Advertisement

Meaning, Truth, and Physics

  • László E. Szabó
Conference paper
Part of the European Studies in Philosophy of Science book series (ESPS, volume 6)

Abstract

A physical theory is a partially interpreted axiomatic formal system (L, S), where L is a formal language with some logical, mathematical, and physical axioms, and with some derivation rules, and the semantics S is a relationship between the formulas of L and some states of affairs in the physical world. In our ordinary discourse, the formal system L is regarded as an abstract object or structure, the semantics S as something which involves the mental/conceptual realm. This view is of course incompatible with physicalism. How can physical theory be accommodated in a purely physical ontology? The aim of this paper is to outline an account for meaning and truth of physical theory, within the philosophical framework spanned by three doctrines: physicalism, empiricism, and the formalist philosophy of mathematics.

Notes

Acknowledgements

The research was partly supported by the (Hungarian) National Research, Development and Innovation Office, No. K100715 and No. K115593.

References

  1. Ayer, Alfred J. 1952. Language,truth and logic. New York: Dover Publications.Google Scholar
  2. Bell, Eric T. 1951. Mathematics:Queen and servant of science. New York: McGraw-Hill Book Company.Google Scholar
  3. Colyvan, Mark. 2000. Conceptual contingency and abstract existence. The Philosophical Quarterly 50: 87–91.CrossRefGoogle Scholar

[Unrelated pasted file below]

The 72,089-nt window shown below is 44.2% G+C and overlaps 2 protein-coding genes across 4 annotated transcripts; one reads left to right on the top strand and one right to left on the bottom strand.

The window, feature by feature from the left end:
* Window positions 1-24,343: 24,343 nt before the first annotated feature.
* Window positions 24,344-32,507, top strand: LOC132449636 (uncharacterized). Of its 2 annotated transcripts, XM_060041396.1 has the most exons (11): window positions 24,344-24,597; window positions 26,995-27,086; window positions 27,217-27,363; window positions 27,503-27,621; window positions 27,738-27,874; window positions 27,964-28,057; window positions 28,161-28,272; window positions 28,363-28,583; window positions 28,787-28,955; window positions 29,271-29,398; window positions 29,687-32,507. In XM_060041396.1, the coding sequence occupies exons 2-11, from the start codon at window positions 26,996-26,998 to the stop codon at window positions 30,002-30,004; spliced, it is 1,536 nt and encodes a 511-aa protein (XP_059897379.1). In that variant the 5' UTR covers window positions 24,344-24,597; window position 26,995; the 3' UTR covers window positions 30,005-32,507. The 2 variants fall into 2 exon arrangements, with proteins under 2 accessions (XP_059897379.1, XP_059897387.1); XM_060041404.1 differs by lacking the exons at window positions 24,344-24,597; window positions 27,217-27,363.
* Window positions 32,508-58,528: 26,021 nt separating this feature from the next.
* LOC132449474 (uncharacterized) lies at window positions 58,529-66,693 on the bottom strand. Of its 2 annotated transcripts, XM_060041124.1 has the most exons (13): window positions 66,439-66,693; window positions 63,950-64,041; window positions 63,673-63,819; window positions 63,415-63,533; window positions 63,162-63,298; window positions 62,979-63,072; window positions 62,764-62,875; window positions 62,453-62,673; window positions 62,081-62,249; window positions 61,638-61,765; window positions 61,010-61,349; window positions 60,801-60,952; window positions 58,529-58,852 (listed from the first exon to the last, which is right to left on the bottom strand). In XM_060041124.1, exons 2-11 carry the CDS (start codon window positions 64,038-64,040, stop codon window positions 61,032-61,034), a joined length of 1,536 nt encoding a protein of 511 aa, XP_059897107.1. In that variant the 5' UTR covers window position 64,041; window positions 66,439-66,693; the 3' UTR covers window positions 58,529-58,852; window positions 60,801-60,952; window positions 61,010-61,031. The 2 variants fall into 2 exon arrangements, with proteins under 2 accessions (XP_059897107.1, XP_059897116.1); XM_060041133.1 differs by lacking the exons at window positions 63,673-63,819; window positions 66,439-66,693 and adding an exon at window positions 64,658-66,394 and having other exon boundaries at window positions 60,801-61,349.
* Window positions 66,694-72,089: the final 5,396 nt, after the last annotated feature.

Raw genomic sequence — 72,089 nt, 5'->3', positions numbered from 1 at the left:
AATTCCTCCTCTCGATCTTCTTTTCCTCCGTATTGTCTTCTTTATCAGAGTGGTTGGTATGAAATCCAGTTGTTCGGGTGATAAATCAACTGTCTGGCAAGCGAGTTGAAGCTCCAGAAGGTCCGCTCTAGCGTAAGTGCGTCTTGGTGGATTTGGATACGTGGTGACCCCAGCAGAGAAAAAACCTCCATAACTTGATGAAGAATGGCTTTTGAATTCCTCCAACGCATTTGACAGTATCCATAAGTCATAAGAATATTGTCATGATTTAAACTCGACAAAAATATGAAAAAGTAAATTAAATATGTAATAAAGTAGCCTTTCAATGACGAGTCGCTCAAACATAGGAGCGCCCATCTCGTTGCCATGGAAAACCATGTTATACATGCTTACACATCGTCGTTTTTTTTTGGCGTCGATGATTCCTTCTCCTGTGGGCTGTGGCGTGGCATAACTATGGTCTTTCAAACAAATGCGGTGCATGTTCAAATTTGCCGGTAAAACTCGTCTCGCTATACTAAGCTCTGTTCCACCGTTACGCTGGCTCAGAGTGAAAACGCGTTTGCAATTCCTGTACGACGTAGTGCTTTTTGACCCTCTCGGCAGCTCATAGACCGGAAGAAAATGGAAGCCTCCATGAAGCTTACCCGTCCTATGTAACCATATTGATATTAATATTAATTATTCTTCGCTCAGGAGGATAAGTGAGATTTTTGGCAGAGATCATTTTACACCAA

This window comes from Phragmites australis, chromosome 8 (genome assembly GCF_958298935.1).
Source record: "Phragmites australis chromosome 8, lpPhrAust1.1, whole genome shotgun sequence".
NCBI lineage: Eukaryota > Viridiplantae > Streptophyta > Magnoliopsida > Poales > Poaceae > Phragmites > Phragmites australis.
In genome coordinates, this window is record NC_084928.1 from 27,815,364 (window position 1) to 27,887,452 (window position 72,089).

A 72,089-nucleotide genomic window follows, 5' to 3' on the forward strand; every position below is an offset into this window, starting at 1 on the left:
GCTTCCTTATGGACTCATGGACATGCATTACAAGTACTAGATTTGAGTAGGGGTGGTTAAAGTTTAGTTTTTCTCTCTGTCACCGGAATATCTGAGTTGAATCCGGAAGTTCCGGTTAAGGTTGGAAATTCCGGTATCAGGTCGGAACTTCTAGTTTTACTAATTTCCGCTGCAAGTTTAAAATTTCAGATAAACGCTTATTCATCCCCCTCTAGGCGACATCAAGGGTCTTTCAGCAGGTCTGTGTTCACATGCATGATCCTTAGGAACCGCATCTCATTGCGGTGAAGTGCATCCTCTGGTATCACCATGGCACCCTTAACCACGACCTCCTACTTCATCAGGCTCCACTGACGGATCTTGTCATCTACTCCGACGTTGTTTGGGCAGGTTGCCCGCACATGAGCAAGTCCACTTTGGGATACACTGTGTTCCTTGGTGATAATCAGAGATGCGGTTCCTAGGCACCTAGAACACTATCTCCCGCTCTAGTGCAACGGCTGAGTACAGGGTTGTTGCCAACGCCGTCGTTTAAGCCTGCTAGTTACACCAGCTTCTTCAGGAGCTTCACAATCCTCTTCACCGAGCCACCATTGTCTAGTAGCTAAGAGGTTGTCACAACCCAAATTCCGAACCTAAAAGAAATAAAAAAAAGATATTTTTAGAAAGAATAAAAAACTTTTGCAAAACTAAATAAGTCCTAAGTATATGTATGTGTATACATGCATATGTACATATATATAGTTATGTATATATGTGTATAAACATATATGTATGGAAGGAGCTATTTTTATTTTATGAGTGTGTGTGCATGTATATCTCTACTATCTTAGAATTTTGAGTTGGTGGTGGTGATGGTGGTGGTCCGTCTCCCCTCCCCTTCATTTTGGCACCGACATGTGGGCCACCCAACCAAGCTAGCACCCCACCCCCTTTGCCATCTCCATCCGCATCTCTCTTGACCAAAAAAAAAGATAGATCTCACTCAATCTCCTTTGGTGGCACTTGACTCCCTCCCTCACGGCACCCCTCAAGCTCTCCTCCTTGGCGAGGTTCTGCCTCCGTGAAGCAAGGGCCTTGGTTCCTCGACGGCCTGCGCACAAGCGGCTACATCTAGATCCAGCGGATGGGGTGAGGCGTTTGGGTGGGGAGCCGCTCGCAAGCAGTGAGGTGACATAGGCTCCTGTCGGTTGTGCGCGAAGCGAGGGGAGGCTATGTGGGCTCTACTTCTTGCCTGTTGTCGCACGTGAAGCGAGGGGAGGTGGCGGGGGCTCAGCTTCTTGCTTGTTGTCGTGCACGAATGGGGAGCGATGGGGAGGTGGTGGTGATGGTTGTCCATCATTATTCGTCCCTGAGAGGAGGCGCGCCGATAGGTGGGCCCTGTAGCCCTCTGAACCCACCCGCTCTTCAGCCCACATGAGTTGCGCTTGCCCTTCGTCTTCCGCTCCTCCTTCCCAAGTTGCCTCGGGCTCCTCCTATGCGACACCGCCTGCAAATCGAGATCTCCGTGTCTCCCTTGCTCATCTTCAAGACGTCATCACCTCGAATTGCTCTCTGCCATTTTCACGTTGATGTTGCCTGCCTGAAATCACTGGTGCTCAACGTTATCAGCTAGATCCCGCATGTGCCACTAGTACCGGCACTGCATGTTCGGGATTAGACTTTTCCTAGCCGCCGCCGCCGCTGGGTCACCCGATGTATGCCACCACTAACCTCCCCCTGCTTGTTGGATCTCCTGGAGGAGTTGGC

4. Colyvan, Mark. 2004. Indispensability arguments in the philosophy of mathematics. The Stanford encyclopedia of philosophy (Fall 2004 Edition), ed. Edward N. Zalta.Google Scholar
  5. Crossley, J.N., C.J. Ash, J.C. Stillwell, N.H. Williams, and C.J. Brickhill. 1990. What is mathematical logic? New York: Dover Publications.Google Scholar
  6. Curry, Haskell B. 1951. Outlines of a formalist philosophy of mathematics. Amsterdam: North-Holland.Google Scholar
  7. David Deutsch, Artur Ekert, and Rossella Lupacchini. 2000. Machines, logic and quantum physics. Bulletin of Symbolic Logic 6: 265–283.CrossRefGoogle Scholar
  8. Einstein, Albert. 1934. On the method of theoretical physics. Philosophy of Science 1: 163–169.CrossRefGoogle Scholar
  9. Feynman, Richard. 1967. The character of physical law. Cambridge: MIT Press.Google Scholar
  10. Field, Hartry. 1993. The conceptual contingency of mathematical objects. Mind 102: 285–299.CrossRefGoogle Scholar
  11. Hofer-Szabó, Gábor, Miklós Rédei, and László E. Szabó. 2013. The principle of the common cause. Cambridge: Cambridge University Press.CrossRefGoogle Scholar
  12. Miller, Kristie. 2012. Mathematical contingentism. Erkenntnis 77: 335–359.CrossRefGoogle Scholar
  13. Reichenbach, Hans. 1956. The direction of time. Berkeley: University of California Press.Google Scholar
  14. Reichenbach, Hans. 1965. The theory of relativity and a priori knowledge. Berkeley: University of California Press.Google Scholar
  15. Szabó, László E. 2003. Formal system as physical objects: A physicalist account of mathematical truth. International Studies in the Philosophy of Science 17: 117–125.CrossRefGoogle Scholar
  16. Szabó, László E. 2012. Mathematical facts in a physicalist ontology. Parallel Processing Letters 22: 1240009.CrossRefGoogle Scholar

Copyright information

© Springer International Publishing AG 2017

Authors and Affiliations

  1. 1.Department of Logic, Institute of PhilosophyEötvös Loránd University BudapestBudapestHungary

Personalised recommendations